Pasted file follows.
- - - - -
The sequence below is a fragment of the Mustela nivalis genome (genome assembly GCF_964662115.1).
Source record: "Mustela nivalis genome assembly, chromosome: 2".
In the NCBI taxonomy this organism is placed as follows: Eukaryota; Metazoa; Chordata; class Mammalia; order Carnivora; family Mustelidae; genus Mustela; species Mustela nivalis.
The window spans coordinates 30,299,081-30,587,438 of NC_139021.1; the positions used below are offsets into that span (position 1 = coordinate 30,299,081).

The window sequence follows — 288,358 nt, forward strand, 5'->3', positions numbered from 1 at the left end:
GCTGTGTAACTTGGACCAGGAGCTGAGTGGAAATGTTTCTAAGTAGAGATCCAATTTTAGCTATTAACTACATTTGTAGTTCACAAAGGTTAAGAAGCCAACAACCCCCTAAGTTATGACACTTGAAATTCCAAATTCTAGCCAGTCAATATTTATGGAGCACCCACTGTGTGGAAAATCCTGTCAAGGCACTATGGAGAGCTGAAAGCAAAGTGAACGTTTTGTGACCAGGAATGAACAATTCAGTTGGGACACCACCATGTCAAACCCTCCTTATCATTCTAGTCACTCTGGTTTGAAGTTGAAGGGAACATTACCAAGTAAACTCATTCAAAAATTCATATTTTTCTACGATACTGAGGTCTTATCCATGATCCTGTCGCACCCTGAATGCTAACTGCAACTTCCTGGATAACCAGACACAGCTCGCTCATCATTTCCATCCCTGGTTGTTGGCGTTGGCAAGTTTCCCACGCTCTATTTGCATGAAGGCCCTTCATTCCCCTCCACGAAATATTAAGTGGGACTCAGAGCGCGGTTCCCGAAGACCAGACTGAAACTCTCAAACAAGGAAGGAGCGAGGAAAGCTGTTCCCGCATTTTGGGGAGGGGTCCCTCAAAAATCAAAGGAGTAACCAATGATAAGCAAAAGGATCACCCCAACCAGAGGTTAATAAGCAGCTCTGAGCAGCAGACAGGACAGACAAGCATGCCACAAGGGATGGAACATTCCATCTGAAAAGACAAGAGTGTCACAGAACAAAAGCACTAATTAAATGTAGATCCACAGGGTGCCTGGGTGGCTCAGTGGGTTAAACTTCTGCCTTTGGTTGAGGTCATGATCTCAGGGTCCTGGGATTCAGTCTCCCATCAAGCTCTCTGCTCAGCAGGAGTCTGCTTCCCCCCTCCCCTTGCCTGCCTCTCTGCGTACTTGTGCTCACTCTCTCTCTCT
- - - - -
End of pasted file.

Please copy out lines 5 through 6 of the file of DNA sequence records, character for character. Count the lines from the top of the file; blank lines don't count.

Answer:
The window sequence follows — 288,358 nt, forward strand, 5'->3', positions numbered from 1 at the left end:
GCTGTGTAACTTGGACCAGGAGCTGAGTGGAAATGTTTCTAAGTAGAGATCCAATTTTAGCTATTAACTACATTTGTAGTTCACAAAGGTTAAGAAGCCAACAACCCCCTAAGTTATGACACTTGAAATTCCAAATTCTAGCCAGTCAATATTTATGGAGCACCCACTGTGTGGAAAATCCTGTCAAGGCACTATGGAGAGCTGAAAGCAAAGTGAACGTTTTGTGACCAGGAATGAACAATTCAGTTGGGACACCACCATGTCAAACCCTCCTTATCATTCTAGTCACTCTGGTTTGAAGTTGAAGGGAACATTACCAAGTAAACTCATTCAAAAATTCATATTTTTCTACGATACTGAGGTCTTATCCATGATCCTGTCGCACCCTGAATGCTAACTGCAACTTCCTGGATAACCAGACACAGCTCGCTCATCATTTCCATCCCTGGTTGTTGGCGTTGGCAAGTTTCCCACGCTCTATTTGCATGAAGGCCCTTCATTCCCCTCCACGAAATATTAAGTGGGACTCAGAGCGCGGTTCCCGAAGACCAGACTGAAACTCTCAAACAAGGAAGGAGCGAGGAAAGCTGTTCCCGCATTTTGGGGAGGGGTCCCTCAAAAATCAAAGGAGTAACCAATGATAAGCAAAAGGATCACCCCAACCAGAGGTTAATAAGCAGCTCTGAGCAGCAGACAGGACAGACAAGCATGCCACAAGGGATGGAACATTCCATCTGAAAAGACAAGAGTGTCACAGAACAAAAGCACTAATTAAATGTAGATCCACAGGGTGCCTGGGTGGCTCAGTGGGTTAAACTTCTGCCTTTGGTTGAGGTCATGATCTCAGGGTCCTGGGATTCAGTCTCCCATCAAGCTCTCTGCTCAGCAGGAGTCTGCTTCCCCCCTCCCCTTGCCTGCCTCTCTGCGTACTTGTGCTCACTCTCTCTCTCT